Marxist-influenced “critical studies” programs in colleges and universities, scorning the “bourgeois” ideals of the Declaration, regard them as worse than useless. Based as they are on an individualistic ethos, they make true liberation, “structural change” toward socialism, all the more difficult to achieve. Less nuanced, “critical race theory” often depicts Douglass as an assimilationist with little real appreciation of the black predicament in America. Here he has been charged with “Eurocentrism” and even with a “secret desire to be white.”
These are minority views even within the academy, but they have been slowly seeping out of graduate seminars and black-studies programs and permeating into broader sections of our culture. With these developments in mind, Peter C. Myers, a political science professor at the University of Wisconsin at Eau Claire, has now written Frederick Douglass: Race and the Rebirth of American Liberalism, a well-reasoned vindication of Douglass' core ideas. Myers' intention is, first, to show that Douglass' thought is more coherent than many of his critics charge; and second, and more urgently, to argue that Douglass' reliance on the Declaration's natural-rights principles is “a necessary and sufficient basis for addressing the nation's racial problems.”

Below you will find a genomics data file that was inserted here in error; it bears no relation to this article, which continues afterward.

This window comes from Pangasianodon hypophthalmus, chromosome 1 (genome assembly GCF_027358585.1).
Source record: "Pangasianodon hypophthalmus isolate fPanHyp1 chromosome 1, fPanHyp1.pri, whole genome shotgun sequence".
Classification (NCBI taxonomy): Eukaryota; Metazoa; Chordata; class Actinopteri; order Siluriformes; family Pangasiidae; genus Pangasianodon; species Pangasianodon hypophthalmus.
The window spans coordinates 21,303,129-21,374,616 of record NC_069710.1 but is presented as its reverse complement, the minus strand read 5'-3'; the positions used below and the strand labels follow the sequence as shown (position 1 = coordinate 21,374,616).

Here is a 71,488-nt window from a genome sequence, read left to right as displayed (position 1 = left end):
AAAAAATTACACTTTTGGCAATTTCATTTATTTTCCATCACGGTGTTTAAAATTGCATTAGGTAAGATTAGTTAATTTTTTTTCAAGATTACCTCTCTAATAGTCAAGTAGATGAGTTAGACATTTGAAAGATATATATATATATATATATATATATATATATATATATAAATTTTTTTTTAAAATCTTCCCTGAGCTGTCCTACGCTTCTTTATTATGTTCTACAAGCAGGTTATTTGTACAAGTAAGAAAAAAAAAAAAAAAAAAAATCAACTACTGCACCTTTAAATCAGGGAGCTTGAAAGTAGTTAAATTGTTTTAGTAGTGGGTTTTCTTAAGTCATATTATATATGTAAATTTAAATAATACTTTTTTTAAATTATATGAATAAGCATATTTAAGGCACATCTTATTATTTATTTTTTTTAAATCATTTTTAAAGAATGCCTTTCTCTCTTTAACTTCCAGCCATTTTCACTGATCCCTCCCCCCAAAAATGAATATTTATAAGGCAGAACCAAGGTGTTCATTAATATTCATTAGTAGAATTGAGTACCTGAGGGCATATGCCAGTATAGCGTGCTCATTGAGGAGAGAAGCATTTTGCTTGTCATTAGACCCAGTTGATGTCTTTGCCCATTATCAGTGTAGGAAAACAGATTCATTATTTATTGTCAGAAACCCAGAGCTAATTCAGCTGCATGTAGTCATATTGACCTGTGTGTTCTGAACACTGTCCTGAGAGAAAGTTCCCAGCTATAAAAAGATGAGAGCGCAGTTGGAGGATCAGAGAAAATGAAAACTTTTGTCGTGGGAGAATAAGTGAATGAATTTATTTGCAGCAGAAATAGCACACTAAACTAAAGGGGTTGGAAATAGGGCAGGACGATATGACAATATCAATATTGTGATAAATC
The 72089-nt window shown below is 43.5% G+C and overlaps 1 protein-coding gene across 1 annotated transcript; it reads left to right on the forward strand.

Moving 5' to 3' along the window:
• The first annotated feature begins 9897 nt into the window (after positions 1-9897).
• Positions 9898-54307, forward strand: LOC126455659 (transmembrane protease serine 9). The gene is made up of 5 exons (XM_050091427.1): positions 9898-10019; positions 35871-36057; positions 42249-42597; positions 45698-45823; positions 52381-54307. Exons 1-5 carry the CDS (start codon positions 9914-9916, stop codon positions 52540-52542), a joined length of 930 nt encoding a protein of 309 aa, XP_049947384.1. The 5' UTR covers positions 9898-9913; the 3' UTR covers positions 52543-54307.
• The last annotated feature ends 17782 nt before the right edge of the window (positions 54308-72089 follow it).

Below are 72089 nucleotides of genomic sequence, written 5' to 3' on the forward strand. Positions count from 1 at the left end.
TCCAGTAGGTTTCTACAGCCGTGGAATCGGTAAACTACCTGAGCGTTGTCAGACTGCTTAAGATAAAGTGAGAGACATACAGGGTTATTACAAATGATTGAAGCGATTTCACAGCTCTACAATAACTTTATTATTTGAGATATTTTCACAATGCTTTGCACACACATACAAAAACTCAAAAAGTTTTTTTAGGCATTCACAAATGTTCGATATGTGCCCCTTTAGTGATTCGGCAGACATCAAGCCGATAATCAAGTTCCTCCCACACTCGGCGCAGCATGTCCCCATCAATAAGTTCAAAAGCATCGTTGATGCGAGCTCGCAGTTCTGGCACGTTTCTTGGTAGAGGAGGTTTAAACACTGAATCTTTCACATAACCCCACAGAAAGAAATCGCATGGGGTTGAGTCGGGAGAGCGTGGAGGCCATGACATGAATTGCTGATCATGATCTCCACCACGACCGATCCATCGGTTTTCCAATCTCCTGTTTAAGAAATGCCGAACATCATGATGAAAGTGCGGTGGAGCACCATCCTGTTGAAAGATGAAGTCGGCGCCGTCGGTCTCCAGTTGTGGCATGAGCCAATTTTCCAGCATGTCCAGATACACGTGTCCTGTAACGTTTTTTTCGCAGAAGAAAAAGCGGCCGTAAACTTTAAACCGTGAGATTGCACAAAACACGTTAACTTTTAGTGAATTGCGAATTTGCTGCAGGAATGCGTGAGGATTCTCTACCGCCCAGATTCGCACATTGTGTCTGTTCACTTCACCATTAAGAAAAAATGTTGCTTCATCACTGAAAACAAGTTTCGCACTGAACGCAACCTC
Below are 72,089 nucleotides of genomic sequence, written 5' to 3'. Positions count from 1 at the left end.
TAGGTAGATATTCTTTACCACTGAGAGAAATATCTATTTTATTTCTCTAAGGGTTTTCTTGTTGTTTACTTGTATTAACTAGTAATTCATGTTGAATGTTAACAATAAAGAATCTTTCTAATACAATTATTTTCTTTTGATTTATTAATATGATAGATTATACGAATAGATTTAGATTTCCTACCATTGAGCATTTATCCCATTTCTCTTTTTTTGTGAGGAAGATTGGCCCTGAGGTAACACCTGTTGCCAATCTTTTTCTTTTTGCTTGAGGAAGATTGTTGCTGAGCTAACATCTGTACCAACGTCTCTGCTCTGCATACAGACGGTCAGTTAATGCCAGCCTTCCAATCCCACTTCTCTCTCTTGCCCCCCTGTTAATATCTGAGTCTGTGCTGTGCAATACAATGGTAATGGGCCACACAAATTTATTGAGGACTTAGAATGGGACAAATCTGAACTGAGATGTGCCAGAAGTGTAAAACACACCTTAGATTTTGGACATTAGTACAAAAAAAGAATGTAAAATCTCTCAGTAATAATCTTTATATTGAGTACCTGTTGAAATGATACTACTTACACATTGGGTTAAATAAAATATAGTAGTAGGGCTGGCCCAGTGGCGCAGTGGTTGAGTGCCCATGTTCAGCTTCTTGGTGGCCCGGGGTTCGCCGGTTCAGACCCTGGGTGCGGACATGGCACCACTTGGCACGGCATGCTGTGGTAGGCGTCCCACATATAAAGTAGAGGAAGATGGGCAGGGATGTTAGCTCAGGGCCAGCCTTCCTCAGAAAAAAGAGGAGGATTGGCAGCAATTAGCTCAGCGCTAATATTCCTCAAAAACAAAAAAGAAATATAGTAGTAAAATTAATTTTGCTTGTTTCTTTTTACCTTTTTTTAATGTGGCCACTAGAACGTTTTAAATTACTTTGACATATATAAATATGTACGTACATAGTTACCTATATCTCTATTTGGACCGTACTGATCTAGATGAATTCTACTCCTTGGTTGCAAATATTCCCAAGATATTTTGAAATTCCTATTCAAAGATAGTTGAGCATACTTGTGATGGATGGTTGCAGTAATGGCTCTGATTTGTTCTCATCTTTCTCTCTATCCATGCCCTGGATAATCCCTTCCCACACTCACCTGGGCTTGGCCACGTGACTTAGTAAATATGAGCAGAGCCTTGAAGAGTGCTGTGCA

Myers finds the source of the coherence in Douglass' natural-law doctrine, which Douglass found in the Declaration and, more basically, in John Locke's Second Treatise of Government. There are, of course, many versions of natural law besides that of John Locke, and there is even a question whether Locke's version is the one that most influenced Jefferson in writing the Declaration. Some recent historians insist that it was such eighteenth-century Scottish moral philosophers as Francis Hutcheson and Henry Kames who were more on Jefferson's mind at the time.
Still, Myers is probably right that Douglass himself read the Declaration from a Lockean perspective, since there is no evidence that he ever read Hutcheson or Kames. Douglass was much drawn to Locke's central premise, that man possesses inherent liberty “to dispose of his person or possessions,” and its corollary, that man's work is what gives him title to ownership. Together, Myers thinks, these help explain why Douglass, who was always pushing the government for reforms (“Agitate! Agitate! Agitate!”), could, after emancipation, respond to the question “What shall we do with the Negro?” with this retort: “Do nothing with us! Your doing with us has already played the mischief with us.”